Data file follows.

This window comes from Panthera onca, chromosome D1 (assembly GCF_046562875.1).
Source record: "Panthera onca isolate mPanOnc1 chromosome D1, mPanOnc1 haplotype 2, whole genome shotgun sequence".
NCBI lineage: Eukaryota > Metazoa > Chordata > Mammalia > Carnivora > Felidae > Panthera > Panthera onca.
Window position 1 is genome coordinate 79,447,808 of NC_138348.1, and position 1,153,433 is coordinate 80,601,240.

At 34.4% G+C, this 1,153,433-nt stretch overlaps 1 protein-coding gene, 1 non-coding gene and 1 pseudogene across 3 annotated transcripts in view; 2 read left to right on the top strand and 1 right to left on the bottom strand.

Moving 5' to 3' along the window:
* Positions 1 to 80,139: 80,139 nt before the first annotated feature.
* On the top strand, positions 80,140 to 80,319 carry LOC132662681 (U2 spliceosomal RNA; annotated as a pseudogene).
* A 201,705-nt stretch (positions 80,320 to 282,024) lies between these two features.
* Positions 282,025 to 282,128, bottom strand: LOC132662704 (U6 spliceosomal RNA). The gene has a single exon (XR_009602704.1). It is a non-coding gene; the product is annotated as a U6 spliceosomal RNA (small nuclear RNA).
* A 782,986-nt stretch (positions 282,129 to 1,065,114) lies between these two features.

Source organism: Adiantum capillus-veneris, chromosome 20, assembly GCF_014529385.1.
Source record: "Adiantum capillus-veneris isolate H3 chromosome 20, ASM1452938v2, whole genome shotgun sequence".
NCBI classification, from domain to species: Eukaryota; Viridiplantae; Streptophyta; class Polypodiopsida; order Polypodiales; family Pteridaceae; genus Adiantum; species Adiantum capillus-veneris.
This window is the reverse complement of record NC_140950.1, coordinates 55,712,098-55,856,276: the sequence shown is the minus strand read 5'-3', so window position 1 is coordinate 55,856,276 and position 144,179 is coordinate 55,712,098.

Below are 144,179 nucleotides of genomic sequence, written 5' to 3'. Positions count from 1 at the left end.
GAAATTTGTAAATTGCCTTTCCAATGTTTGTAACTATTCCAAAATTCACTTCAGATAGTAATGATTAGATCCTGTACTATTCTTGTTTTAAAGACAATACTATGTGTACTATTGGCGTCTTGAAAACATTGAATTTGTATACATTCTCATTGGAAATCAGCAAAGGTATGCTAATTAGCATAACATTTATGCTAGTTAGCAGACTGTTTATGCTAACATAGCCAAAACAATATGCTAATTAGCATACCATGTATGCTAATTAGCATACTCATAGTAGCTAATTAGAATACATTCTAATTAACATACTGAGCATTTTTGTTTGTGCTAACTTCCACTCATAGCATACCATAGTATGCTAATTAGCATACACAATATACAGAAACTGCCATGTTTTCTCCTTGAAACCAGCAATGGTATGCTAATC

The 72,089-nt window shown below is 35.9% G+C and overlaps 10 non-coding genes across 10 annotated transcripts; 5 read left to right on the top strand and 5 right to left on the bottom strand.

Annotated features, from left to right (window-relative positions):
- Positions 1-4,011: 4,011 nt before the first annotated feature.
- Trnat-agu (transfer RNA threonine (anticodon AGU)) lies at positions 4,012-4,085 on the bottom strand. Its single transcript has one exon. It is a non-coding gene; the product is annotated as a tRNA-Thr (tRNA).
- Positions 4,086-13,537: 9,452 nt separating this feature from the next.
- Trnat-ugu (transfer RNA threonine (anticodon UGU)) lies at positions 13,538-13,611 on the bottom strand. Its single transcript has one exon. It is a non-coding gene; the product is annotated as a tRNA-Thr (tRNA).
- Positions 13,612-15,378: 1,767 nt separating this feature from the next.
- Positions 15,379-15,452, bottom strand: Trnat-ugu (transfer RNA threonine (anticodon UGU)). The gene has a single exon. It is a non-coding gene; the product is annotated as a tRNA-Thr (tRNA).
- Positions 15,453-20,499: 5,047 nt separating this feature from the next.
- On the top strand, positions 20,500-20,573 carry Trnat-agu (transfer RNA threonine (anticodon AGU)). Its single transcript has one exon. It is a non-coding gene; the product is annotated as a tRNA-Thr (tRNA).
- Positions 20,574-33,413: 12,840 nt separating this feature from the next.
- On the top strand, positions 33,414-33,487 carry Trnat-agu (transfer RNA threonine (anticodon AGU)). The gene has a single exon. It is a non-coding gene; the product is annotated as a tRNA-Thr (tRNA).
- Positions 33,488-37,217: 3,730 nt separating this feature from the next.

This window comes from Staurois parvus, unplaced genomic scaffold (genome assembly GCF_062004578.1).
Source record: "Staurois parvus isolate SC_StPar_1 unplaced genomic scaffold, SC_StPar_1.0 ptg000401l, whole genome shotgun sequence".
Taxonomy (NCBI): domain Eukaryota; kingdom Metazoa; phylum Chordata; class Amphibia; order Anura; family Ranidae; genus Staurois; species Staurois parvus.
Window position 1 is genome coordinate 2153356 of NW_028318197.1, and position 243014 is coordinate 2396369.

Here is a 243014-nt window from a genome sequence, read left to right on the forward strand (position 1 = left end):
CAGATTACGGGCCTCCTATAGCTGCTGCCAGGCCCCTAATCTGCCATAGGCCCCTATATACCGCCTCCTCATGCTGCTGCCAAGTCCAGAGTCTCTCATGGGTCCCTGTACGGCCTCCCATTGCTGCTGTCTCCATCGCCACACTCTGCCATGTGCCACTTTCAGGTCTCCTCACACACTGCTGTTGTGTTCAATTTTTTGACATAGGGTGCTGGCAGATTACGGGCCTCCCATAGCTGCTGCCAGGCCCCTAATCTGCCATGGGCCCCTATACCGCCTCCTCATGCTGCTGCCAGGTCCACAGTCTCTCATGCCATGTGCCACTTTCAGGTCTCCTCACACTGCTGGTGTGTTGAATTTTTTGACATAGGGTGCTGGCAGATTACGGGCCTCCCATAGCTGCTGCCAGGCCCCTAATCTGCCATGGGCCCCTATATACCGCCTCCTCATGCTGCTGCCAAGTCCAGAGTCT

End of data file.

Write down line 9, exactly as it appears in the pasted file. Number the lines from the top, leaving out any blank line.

* A 201,705-nt stretch (positions 80,320 to 282,024) lies between these two features.